Anne (20:49):

But so all of those lockdowns caused many men to be working from home, back at home with their families all the time. So I wonder what’s going to result from that too. Huh? Maybe something good. Maybe a lot of good stuff can come out of that mess.

Veronica (21:04):

Absolutely.

Anne (21:07):

So, yeah. So I thought maybe you were also saying just on the scale of the war, the first world war, which resulted in untold deaths, well not untold, but just so many more deaths of men, fatherless children, fatherless families. For that entire generation.

Veronica (21:36):

And then where the woman was placed––and that is the single mom. And it’s not that I financially have had to be a single mom, I’ve I’ve had the financial support of the fathers, yet I’ve lived in the home by myself, with my children. And that every day, and that everyday holding and that everyday routine and they everyday conversation and all the habits and everything one has to produce by oneself. And not only the habits and the education and the forming and the this, but now I need to be mother and now I need to be father. So there’s a breaking in me as well. There’s a type of bipolarity that needs to be managed within myself to reproduce something artificially. So I mean, just this word, mechanization, even in those inner systems, we have been mechanized to reproduce artificial things that, for that––in those archetypes, in those ancient archetypes that we know by instinct that are so important––when there’s a lack of it, we’re still reproducing them in so many ways.

Veronica (23:10):

So in the reproduction of the father system within my mother, it’s an appreciation, a saying yes to how important the two roles and the father is. I mean so many things to talk about with the father and the man. But where do we as educators, how can we support now the new generation of boys that are coming as a canceled individual? And I’m going to say the unpopular––so one of my other worries in society right now is these young babies, even, the babies of white, heterosexual males that are coming into this world right now, and they are coming into a world of being canceled already. And I can hear the shouting already of many people listening to me. And I’m going to respond to that screaming that I can hear with this little story. I have a friend that, randomly because of genetics, she’s a white woman and the husband randomly by genetics, he’s a white man. Beautiful people, farmers, marketers, beautiful people. And she lives in LA and she works the Santa Monica market. So she’s in it. And they just had a baby. By genetics, a white baby, a boy baby. And he’s super cute. And one of the comments that she was sharing with me that she receives constantly is, “Oh, another one of those.”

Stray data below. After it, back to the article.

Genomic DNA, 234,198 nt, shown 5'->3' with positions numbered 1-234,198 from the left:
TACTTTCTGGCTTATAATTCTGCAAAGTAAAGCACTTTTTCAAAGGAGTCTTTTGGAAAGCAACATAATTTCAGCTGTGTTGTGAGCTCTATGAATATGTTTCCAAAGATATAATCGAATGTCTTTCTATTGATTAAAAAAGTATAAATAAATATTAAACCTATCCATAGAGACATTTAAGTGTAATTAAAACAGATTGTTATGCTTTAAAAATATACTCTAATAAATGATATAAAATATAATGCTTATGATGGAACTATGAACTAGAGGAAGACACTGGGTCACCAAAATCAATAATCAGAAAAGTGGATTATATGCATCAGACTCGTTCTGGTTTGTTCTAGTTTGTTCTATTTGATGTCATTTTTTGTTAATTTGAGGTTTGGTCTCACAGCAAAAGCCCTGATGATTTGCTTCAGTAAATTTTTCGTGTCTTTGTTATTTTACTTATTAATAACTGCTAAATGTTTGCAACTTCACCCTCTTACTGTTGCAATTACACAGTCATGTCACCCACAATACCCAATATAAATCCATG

Anne (26:02):

Oh, oh my God!

Veronica (26:06):

“One of those, white hetero males. You had one of those?” So, and these are people that love her, and these are people that see her in the market. And these are people that they think because they’re in a good movement, that is something appropriate to say, or even funny. So it is, it is a real thing for me to––and I’m not popular at any table when I talk about this––

Anne (26:46):